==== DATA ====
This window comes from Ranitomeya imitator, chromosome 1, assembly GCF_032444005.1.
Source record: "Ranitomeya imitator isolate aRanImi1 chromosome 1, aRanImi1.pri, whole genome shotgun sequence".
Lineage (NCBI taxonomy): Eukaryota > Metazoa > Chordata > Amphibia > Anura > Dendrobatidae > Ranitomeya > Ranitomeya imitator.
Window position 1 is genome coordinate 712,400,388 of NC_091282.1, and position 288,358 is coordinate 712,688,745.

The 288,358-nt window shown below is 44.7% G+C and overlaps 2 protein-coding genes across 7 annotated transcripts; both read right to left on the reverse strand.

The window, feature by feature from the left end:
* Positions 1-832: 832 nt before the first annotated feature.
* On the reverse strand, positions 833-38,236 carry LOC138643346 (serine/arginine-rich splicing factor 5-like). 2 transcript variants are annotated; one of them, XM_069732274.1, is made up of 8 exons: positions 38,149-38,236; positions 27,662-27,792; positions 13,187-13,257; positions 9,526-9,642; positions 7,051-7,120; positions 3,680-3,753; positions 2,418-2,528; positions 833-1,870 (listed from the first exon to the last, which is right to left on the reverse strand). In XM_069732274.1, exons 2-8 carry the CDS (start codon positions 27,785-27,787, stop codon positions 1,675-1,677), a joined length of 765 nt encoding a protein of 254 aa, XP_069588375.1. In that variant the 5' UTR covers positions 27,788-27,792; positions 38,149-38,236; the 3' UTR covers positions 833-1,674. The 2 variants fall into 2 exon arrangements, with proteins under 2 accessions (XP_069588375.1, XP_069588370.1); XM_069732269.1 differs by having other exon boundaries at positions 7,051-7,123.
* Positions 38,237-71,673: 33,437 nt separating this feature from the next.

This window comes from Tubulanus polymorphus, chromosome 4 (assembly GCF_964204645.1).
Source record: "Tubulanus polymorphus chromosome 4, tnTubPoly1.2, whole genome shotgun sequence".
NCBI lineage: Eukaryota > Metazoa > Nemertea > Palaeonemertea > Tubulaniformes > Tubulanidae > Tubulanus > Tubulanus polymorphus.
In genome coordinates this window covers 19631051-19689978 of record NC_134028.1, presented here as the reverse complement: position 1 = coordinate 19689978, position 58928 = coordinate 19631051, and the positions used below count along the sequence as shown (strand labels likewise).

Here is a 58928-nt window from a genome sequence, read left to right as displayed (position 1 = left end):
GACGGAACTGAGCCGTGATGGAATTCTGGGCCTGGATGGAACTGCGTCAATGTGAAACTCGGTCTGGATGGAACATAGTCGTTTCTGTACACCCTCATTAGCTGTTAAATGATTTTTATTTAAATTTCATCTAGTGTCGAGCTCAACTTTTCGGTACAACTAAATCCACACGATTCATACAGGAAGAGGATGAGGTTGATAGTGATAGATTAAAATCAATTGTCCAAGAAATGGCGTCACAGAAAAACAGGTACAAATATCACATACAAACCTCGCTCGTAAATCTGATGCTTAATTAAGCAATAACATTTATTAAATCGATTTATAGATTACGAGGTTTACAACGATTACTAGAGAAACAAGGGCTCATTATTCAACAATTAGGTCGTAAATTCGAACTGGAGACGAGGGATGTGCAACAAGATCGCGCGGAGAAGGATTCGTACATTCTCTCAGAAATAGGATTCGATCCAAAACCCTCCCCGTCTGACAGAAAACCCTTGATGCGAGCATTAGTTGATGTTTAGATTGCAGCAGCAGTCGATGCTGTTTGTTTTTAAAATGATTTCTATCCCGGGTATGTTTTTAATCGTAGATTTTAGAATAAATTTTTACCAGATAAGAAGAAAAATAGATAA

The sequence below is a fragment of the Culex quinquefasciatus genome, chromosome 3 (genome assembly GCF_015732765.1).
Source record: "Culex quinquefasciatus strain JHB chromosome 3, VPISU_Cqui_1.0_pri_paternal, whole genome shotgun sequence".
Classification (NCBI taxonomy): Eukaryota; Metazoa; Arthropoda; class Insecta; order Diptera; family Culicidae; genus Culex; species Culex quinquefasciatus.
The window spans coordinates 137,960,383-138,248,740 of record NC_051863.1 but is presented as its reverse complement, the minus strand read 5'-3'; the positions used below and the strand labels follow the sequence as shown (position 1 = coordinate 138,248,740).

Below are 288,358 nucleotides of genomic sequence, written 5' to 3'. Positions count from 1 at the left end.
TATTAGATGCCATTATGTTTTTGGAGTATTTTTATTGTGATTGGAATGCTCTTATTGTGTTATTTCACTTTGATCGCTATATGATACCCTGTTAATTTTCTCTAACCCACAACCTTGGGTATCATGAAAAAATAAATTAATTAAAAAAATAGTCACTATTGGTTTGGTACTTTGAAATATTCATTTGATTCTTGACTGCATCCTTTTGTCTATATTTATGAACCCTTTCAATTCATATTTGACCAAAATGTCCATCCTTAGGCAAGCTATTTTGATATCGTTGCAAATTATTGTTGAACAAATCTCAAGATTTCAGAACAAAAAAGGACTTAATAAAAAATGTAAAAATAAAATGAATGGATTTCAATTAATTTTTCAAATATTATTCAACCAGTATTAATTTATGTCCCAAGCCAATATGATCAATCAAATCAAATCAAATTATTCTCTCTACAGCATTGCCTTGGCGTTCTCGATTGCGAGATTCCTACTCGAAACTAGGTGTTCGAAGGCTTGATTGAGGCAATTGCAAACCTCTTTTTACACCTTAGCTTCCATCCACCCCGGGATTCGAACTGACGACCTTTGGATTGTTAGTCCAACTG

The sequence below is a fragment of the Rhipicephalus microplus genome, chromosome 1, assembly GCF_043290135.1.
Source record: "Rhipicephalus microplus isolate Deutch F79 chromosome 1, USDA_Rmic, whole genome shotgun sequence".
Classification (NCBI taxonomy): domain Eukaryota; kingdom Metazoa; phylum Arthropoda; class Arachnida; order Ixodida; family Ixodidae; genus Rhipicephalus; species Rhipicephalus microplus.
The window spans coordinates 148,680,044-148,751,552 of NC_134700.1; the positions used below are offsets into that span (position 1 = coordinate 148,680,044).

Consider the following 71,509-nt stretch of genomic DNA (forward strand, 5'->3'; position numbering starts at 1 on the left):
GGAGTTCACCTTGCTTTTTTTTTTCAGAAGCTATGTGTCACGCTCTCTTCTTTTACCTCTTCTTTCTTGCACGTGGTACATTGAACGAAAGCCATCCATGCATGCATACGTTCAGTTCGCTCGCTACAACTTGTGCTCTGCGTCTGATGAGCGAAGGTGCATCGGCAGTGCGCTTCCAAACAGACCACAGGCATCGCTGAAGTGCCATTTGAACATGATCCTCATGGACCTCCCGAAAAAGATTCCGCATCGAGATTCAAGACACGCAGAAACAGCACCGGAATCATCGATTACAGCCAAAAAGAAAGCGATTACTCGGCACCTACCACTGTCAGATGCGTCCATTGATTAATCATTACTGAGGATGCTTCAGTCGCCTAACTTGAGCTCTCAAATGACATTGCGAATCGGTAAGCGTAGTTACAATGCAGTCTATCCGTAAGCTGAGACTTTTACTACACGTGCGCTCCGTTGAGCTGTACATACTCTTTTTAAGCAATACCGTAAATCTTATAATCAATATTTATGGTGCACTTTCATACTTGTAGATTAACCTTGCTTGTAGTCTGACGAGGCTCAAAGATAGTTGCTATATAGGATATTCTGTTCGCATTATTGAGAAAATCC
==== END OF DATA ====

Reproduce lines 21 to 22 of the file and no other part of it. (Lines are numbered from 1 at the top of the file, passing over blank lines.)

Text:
TATTAGATGCCATTATGTTTTTGGAGTATTTTTATTGTGATTGGAATGCTCTTATTGTGTTATTTCACTTTGATCGCTATATGATACCCTGTTAATTTTCTCTAACCCACAACCTTGGGTATCATGAAAAAATAAATTAATTAAAAAAATAGTCACTATTGGTTTGGTACTTTGAAATATTCATTTGATTCTTGACTGCATCCTTTTGTCTATATTTATGAACCCTTTCAATTCATATTTGACCAAAATGTCCATCCTTAGGCAAGCTATTTTGATATCGTTGCAAATTATTGTTGAACAAATCTCAAGATTTCAGAACAAAAAAGGACTTAATAAAAAATGTAAAAATAAAATGAATGGATTTCAATTAATTTTTCAAATATTATTCAACCAGTATTAATTTATGTCCCAAGCCAATATGATCAATCAAATCAAATCAAATTATTCTCTCTACAGCATTGCCTTGGCGTTCTCGATTGCGAGATTCCTACTCGAAACTAGGTGTTCGAAGGCTTGATTGAGGCAATTGCAAACCTCTTTTTACACCTTAGCTTCCATCCACCCCGGGATTCGAACTGACGACCTTTGGATTGTTAGTCCAACTG

The sequence below is a fragment of the Rhipicephalus microplus genome, chromosome 1, assembly GCF_043290135.1.